A shipyard is to shut despite its owner being offered a £60m contract by the MoD.
Staff at Appledore Shipyard in Devon have been told by owner Babcock that it will close by the end of March 2019.
The company recently lost a contract with the Armed Forces of Malta, causing financial difficulties.
Babcock said all 199 workers will be offered a move to Devonport Dockyard, also owned by the firm, 45 miles (72km) away.
'We want answers'
The GMB union said it wanted answers from the government and from Babcock about the £60m package which would have offered extra work at Devonport.
Babcock had said the extra work would not be enough to secure Appledore's future.
Some Appledore staff had been temporarily redeployed to Devonport since the news of the lost contract came through.
A "Save Appledore Shipyard" petition has been signed by more than 9,000 people, and was handed in at the House of Commons on Tuesday.
In a letter sent to Devon MP Geoffrey Cox before the announcement of the closure was made, Gavin Williamson, Secretary of State for Defence, said he had received "no assurances from Babcock that the company would keep the yard open if help were offered by the MoD".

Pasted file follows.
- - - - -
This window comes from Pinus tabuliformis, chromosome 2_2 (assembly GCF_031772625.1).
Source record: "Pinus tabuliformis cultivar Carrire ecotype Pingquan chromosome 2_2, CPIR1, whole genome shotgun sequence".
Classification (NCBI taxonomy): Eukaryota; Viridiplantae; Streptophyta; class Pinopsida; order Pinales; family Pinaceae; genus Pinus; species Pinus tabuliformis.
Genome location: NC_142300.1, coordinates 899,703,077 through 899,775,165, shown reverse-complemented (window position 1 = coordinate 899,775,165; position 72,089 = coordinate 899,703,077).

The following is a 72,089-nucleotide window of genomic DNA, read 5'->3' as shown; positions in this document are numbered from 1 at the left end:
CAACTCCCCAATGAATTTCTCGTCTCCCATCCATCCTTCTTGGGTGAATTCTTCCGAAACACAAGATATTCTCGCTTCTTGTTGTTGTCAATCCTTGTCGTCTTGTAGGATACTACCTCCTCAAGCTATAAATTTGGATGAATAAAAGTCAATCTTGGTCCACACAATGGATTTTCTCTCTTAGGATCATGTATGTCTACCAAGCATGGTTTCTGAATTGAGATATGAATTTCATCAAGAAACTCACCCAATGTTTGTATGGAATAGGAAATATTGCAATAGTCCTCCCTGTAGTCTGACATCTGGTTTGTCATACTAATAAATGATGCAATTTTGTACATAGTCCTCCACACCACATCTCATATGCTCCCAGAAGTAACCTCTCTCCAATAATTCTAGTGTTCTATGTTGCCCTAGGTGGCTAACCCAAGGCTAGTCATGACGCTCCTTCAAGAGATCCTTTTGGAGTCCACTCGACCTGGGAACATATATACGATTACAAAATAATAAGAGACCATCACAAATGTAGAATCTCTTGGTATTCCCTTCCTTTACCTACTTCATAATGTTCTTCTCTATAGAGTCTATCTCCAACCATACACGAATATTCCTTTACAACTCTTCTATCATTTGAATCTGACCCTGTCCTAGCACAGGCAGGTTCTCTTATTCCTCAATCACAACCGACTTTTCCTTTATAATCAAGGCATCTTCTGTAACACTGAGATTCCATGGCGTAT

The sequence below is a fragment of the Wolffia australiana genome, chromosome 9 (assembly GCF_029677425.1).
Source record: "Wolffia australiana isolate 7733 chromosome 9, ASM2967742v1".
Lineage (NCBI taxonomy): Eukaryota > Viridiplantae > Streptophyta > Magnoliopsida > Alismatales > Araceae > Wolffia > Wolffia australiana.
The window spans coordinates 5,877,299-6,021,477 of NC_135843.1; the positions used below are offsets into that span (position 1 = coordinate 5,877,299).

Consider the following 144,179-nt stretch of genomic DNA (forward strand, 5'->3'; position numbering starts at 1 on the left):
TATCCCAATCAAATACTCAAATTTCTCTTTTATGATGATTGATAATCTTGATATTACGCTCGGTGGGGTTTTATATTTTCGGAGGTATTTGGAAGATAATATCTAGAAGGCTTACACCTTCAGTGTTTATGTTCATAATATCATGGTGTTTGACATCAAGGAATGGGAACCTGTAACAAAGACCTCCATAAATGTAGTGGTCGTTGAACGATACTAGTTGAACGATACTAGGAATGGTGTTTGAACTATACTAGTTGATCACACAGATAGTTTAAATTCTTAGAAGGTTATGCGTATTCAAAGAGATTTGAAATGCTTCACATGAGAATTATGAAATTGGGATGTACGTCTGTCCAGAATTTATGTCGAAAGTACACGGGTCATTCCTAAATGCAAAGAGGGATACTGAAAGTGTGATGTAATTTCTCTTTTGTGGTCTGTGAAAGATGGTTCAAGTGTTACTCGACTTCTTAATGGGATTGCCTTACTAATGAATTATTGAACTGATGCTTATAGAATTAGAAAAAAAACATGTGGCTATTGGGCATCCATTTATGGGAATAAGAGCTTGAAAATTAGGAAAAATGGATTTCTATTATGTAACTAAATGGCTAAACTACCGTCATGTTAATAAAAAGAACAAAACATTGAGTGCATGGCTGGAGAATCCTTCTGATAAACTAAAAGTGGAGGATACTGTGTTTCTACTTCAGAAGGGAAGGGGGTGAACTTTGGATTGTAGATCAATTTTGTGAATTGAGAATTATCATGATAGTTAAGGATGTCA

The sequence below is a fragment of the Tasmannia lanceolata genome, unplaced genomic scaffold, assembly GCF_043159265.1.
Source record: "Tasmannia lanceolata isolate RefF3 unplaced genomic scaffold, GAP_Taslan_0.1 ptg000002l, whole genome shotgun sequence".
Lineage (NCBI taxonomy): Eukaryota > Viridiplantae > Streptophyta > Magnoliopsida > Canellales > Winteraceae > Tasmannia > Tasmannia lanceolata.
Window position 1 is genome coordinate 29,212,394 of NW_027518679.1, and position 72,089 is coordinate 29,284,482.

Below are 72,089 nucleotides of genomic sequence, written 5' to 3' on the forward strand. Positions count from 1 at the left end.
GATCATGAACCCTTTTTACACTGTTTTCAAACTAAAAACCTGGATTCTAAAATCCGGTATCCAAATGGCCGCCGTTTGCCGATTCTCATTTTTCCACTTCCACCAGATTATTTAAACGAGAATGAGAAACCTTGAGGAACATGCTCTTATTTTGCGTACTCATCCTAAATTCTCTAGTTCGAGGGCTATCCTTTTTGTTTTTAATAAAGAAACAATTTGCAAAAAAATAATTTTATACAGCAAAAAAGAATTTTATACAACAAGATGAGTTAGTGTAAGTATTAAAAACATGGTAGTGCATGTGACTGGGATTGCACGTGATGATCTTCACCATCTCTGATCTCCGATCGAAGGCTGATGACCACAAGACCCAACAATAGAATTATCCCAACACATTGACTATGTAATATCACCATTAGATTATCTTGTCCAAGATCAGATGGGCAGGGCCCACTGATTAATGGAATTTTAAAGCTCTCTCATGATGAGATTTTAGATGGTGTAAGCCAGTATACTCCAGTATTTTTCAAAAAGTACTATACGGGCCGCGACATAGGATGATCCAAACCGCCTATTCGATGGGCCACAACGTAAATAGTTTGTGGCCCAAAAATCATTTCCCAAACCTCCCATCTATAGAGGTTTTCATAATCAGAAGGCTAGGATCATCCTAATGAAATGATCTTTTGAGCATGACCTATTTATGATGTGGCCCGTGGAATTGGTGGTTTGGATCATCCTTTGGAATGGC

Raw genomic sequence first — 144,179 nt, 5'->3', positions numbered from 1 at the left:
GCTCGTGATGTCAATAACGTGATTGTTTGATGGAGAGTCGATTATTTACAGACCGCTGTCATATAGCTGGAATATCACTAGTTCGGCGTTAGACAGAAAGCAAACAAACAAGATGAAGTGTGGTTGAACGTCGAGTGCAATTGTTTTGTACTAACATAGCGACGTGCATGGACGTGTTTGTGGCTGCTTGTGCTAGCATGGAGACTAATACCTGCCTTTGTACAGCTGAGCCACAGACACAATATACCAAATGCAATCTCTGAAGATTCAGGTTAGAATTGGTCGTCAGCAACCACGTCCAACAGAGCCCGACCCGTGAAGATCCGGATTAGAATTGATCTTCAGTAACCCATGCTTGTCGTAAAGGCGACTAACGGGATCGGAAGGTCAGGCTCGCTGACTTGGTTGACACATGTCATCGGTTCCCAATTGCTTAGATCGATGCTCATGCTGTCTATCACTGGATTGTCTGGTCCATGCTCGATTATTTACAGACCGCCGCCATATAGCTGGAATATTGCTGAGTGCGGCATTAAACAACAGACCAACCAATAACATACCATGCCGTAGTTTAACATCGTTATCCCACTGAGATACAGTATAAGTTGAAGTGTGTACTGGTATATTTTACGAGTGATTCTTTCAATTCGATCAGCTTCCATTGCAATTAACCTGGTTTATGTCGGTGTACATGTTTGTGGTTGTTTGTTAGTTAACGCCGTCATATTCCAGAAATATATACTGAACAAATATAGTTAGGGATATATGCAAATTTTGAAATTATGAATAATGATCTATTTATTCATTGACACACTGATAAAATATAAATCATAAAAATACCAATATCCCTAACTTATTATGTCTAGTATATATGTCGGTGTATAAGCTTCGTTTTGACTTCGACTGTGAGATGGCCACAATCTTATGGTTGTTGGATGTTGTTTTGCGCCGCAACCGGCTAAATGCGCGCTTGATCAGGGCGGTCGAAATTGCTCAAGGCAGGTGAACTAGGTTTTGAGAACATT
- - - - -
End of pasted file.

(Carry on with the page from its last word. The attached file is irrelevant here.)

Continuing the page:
The government said it was disappointed at the news.
"While this is a matter for the company, the government stands ready to support any workers affected at this concerning time," a statement said.
Geoffrey Cox said it is now "disappointingly evident" that Babcock lacked a commitment to Appledore.
He will meet Mr Williamson to discuss how the government could persuade another company to take over the yard, he said.
History of Appledore
- Appledore Yard was founded in 1855 on the estuary of the River Torridge
- It was known as "P.K. Harris & Sons" until it became Appledore Shipbuilders in 1963
- Babcock International bought the yard in 2007
- Appledore has built elements of two Queen Elizabeth class aircraft carriers, including bow sections for the HMS Queen Elizabeth and HMS Prince of Wales
- The company has built more than 350 vessels, including military craft, superyachts and ferries
In a statement, engineering firm Babcock said it very much regretted having to take this course of action and recognised the impact it will have on its workforce.
"The company will now engage in a consultation period, working closely with its employees and their trade unions representatives during this difficult time," it added.